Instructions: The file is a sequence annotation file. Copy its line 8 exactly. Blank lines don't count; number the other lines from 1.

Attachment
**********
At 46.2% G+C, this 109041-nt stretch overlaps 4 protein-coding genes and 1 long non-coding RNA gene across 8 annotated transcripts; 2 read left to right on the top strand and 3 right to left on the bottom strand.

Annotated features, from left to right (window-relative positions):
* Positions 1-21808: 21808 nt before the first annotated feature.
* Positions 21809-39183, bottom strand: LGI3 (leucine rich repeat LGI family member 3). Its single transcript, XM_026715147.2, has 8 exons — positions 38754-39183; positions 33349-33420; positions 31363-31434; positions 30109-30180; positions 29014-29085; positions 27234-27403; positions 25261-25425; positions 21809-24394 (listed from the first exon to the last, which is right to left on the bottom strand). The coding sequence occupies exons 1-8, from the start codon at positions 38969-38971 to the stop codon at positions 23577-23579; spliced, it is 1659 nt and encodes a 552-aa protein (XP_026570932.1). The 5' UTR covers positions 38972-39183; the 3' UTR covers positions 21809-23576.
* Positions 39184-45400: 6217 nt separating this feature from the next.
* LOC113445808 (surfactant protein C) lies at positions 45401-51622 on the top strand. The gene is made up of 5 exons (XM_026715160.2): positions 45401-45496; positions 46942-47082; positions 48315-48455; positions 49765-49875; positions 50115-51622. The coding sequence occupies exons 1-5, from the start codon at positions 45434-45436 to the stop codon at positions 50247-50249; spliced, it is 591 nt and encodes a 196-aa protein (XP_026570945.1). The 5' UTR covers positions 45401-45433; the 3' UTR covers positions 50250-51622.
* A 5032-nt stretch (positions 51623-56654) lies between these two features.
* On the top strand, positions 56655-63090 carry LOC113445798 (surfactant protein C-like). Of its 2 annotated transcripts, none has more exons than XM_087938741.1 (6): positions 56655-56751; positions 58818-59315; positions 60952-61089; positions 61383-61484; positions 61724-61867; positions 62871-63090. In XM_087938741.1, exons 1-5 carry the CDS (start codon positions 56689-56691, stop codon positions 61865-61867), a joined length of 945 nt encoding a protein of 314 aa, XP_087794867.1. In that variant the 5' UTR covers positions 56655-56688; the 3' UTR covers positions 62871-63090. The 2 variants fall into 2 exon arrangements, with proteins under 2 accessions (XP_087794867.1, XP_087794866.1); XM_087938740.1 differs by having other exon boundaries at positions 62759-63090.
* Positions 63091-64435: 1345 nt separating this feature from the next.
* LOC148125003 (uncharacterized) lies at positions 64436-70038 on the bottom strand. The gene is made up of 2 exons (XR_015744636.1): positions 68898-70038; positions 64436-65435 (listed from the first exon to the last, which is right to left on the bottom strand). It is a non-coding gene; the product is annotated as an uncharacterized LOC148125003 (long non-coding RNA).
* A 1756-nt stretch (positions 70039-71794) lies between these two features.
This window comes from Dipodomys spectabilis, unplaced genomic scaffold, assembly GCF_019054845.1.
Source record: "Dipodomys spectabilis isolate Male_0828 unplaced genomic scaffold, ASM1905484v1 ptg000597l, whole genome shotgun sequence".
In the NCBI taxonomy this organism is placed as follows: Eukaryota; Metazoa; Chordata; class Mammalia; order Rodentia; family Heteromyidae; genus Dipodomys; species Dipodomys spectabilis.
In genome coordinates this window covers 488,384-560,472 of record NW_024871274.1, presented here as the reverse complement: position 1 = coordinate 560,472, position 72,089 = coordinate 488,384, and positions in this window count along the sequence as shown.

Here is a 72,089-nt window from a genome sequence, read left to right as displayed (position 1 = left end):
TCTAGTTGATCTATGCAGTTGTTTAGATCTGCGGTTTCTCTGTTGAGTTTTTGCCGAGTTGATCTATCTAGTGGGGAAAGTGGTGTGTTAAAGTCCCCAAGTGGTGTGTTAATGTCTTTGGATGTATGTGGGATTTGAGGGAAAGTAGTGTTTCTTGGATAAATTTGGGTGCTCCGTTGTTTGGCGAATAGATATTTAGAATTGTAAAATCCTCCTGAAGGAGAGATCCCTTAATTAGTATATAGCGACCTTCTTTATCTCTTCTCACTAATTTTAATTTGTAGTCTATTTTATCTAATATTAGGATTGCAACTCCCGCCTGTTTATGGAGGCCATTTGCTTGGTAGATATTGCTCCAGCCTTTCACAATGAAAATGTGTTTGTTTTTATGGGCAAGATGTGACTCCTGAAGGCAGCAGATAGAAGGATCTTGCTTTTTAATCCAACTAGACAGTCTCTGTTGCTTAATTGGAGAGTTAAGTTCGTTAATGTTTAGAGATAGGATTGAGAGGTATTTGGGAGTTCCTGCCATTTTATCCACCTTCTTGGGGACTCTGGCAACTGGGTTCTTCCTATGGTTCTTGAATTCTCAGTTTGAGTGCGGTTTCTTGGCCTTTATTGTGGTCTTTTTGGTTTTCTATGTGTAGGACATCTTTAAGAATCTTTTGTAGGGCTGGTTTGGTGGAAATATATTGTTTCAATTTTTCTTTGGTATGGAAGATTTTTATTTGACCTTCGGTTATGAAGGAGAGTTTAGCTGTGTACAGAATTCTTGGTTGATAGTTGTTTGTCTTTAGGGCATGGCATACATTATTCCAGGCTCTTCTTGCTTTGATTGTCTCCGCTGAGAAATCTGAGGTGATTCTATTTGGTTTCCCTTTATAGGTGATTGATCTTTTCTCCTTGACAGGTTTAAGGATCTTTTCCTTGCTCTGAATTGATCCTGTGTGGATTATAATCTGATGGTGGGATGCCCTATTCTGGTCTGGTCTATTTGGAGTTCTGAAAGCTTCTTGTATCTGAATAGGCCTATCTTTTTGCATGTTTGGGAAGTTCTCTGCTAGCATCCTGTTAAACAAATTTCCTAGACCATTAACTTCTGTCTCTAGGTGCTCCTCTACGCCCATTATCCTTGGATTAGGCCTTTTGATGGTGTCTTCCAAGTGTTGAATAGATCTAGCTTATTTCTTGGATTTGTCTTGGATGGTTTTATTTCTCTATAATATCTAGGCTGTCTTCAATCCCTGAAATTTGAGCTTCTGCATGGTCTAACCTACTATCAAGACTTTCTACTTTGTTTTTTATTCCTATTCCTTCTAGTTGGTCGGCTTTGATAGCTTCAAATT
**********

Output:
* On the top strand, positions 56655-63090 carry LOC113445798 (surfactant protein C-like). Of its 2 annotated transcripts, none has more exons than XM_087938741.1 (6): positions 56655-56751; positions 58818-59315; positions 60952-61089; positions 61383-61484; positions 61724-61867; positions 62871-63090. In XM_087938741.1, exons 1-5 carry the CDS (start codon positions 56689-56691, stop codon positions 61865-61867), a joined length of 945 nt encoding a protein of 314 aa, XP_087794867.1. In that variant the 5' UTR covers positions 56655-56688; the 3' UTR covers positions 62871-63090. The 2 variants fall into 2 exon arrangements, with proteins under 2 accessions (XP_087794867.1, XP_087794866.1); XM_087938740.1 differs by having other exon boundaries at positions 62759-63090.